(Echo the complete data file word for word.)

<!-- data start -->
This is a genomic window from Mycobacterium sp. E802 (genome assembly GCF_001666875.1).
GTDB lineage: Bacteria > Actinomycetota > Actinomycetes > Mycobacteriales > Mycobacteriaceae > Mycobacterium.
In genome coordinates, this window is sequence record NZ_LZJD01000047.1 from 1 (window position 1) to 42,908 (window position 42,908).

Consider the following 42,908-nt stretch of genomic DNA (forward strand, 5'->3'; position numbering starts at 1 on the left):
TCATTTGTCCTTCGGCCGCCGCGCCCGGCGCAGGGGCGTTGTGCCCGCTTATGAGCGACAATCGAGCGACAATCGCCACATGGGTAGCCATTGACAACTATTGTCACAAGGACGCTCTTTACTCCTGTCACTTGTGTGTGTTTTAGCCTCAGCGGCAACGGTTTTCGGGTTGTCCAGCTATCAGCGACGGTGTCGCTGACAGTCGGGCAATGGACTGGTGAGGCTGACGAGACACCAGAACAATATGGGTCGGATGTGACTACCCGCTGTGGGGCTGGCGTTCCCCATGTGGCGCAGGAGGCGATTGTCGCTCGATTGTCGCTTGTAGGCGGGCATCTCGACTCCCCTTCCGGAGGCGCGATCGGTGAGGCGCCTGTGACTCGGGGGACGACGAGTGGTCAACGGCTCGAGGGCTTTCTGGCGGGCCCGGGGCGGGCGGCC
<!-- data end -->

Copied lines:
This is a genomic window from Mycobacterium sp. E802 (genome assembly GCF_001666875.1).
GTDB lineage: Bacteria > Actinomycetota > Actinomycetes > Mycobacteriales > Mycobacteriaceae > Mycobacterium.
In genome coordinates, this window is sequence record NZ_LZJD01000047.1 from 1 (window position 1) to 42,908 (window position 42,908).

Consider the following 42,908-nt stretch of genomic DNA (forward strand, 5'->3'; position numbering starts at 1 on the left):
TCATTTGTCCTTCGGCCGCCGCGCCCGGCGCAGGGGCGTTGTGCCCGCTTATGAGCGACAATCGAGCGACAATCGCCACATGGGTAGCCATTGACAACTATTGTCACAAGGACGCTCTTTACTCCTGTCACTTGTGTGTGTTTTAGCCTCAGCGGCAACGGTTTTCGGGTTGTCCAGCTATCAGCGACGGTGTCGCTGACAGTCGGGCAATGGACTGGTGAGGCTGACGAGACACCAGAACAATATGGGTCGGATGTGACTACCCGCTGTGGGGCTGGCGTTCCCCATGTGGCGCAGGAGGCGATTGTCGCTCGATTGTCGCTTGTAGGCGGGCATCTCGACTCCCCTTCCGGAGGCGCGATCGGTGAGGCGCCTGTGACTCGGGGGACGACGAGTGGTCAACGGCTCGAGGGCTTTCTGGCGGGCCCGGGGCGGGCGGCC